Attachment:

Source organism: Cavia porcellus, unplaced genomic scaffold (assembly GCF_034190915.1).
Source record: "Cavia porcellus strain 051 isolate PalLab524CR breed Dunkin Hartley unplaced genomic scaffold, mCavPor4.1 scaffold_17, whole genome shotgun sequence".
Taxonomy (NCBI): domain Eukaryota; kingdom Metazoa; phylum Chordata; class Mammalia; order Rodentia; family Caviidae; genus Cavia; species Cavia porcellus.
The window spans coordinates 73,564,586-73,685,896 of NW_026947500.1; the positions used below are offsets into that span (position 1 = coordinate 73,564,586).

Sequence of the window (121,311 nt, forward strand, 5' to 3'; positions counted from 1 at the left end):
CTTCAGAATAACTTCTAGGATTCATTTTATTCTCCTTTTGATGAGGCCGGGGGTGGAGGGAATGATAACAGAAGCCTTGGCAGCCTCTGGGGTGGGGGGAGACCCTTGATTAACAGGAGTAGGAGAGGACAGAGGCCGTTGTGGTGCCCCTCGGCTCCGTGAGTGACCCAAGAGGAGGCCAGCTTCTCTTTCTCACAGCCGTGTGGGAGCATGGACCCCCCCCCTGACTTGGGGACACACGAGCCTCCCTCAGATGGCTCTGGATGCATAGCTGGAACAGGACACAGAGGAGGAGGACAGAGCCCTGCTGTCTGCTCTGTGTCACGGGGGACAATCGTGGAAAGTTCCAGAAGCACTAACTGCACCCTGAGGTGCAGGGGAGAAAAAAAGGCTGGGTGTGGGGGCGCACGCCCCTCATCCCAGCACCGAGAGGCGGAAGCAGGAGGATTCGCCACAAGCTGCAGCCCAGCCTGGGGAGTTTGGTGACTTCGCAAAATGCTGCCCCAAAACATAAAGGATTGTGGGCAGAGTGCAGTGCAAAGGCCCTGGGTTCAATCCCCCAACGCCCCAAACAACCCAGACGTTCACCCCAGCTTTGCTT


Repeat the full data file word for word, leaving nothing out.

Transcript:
Source organism: Cavia porcellus, unplaced genomic scaffold (assembly GCF_034190915.1).
Source record: "Cavia porcellus strain 051 isolate PalLab524CR breed Dunkin Hartley unplaced genomic scaffold, mCavPor4.1 scaffold_17, whole genome shotgun sequence".
Taxonomy (NCBI): domain Eukaryota; kingdom Metazoa; phylum Chordata; class Mammalia; order Rodentia; family Caviidae; genus Cavia; species Cavia porcellus.
The window spans coordinates 73,564,586-73,685,896 of NW_026947500.1; the positions used below are offsets into that span (position 1 = coordinate 73,564,586).

Sequence of the window (121,311 nt, forward strand, 5' to 3'; positions counted from 1 at the left end):
CTTCAGAATAACTTCTAGGATTCATTTTATTCTCCTTTTGATGAGGCCGGGGGTGGAGGGAATGATAACAGAAGCCTTGGCAGCCTCTGGGGTGGGGGGAGACCCTTGATTAACAGGAGTAGGAGAGGACAGAGGCCGTTGTGGTGCCCCTCGGCTCCGTGAGTGACCCAAGAGGAGGCCAGCTTCTCTTTCTCACAGCCGTGTGGGAGCATGGACCCCCCCCCTGACTTGGGGACACACGAGCCTCCCTCAGATGGCTCTGGATGCATAGCTGGAACAGGACACAGAGGAGGAGGACAGAGCCCTGCTGTCTGCTCTGTGTCACGGGGGACAATCGTGGAAAGTTCCAGAAGCACTAACTGCACCCTGAGGTGCAGGGGAGAAAAAAAGGCTGGGTGTGGGGGCGCACGCCCCTCATCCCAGCACCGAGAGGCGGAAGCAGGAGGATTCGCCACAAGCTGCAGCCCAGCCTGGGGAGTTTGGTGACTTCGCAAAATGCTGCCCCAAAACATAAAGGATTGTGGGCAGAGTGCAGTGCAAAGGCCCTGGGTTCAATCCCCCAACGCCCCAAACAACCCAGACGTTCACCCCAGCTTTGCTT